BT in the dock after £530m accounts fraud: Italian prosecutors claim firm inflated revenues and invented bogus supplier transactions
Telecoms giant BT is facing a court trial over its £530million accounting scandal in Italy.
The firm’s Italian unit and 21 defendants, including three former executives, will be hauled before a Milan court on fraud charges in January.
It comes after they were indicted for alleged false accounting carried out in 2015 and 2016.
BT’s Italian unit and 21 defendants, including three former executives, will be hauled before a Milan court in on fraud charges in January
BT and the other defendants deny any wrongdoing. But an Italian judge yesterday decided there were grounds for a trial.
The company said: ‘We are disappointed. We remain confident in our defence.’
The full scale of BT’s Italian accounting scandal first became clear in 2017 when the company was forced to write off £530million from its balance sheet, a move that sent its shares plummeting.
Milan prosecutors have alleged that a network of BT Italy employees inflated revenues, faked contract renewals and invoices and invented bogus supplier transactions to disguise the unit’s true financial performance.
Of 23 individuals originally accused, a former manager of BT Italy has already been sentenced to one year’s imprisonment, while the former chief executive of the business died last year.
In the past, BT had said that it was co-operating with Italian authorities and believed it was the ‘injured party’ in any accounting irregularities in Italy.
But an explosive 353-page report by Italian police last year alleged that bosses in London repeatedly put pressure on managers at the foreign subsidiary to hit performance targets and encouraged the use of ‘aggressive, anomalous and knowingly wrong accounting practices’.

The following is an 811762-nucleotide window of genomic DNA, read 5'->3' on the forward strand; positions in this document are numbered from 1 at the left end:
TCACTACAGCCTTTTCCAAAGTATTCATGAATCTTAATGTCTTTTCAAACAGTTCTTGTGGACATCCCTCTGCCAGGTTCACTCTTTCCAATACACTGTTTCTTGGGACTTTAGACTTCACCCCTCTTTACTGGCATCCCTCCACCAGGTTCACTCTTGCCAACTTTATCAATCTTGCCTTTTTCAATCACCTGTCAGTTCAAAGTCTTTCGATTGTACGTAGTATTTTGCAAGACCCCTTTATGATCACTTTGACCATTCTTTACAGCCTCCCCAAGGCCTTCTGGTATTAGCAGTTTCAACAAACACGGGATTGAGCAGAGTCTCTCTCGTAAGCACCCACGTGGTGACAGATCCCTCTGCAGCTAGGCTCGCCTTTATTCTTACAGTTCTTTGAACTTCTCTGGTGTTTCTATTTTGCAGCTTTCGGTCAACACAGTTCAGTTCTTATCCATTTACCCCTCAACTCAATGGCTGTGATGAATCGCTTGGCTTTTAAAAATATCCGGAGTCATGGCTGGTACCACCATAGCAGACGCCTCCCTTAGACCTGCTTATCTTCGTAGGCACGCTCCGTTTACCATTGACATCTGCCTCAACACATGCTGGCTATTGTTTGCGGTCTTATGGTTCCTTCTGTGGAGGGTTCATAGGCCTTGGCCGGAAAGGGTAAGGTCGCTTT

The claims contradicted previous statements by BT that the fraud scandal was a completely local matter.
Among the defendants the Milan judge has sent to trial are Luis Alvarez and Richard Cameron, respectively former chief executive and former chief financial officer of BT Global Services, and Corrado Sciolla, formerly BT’s head of continental Europe.
Alvarez and Cameron were based in London, but left the company in 2017, and are alleged to have been complicit in false accounting.
Roberto Pisano, a lawyer for Cameron, said: ‘Mr Cameron is extremely disappointed that the case against him is proceeding.
‘He is in no doubt that he acted properly and we are very confident that at trial he will be cleared of any allegation of wrongdoing.’
Charges relating to 2013 and 2014 financial statements were annulled due to the statute of limitations which wipes out trials if a verdict is not reached within a set timeframe.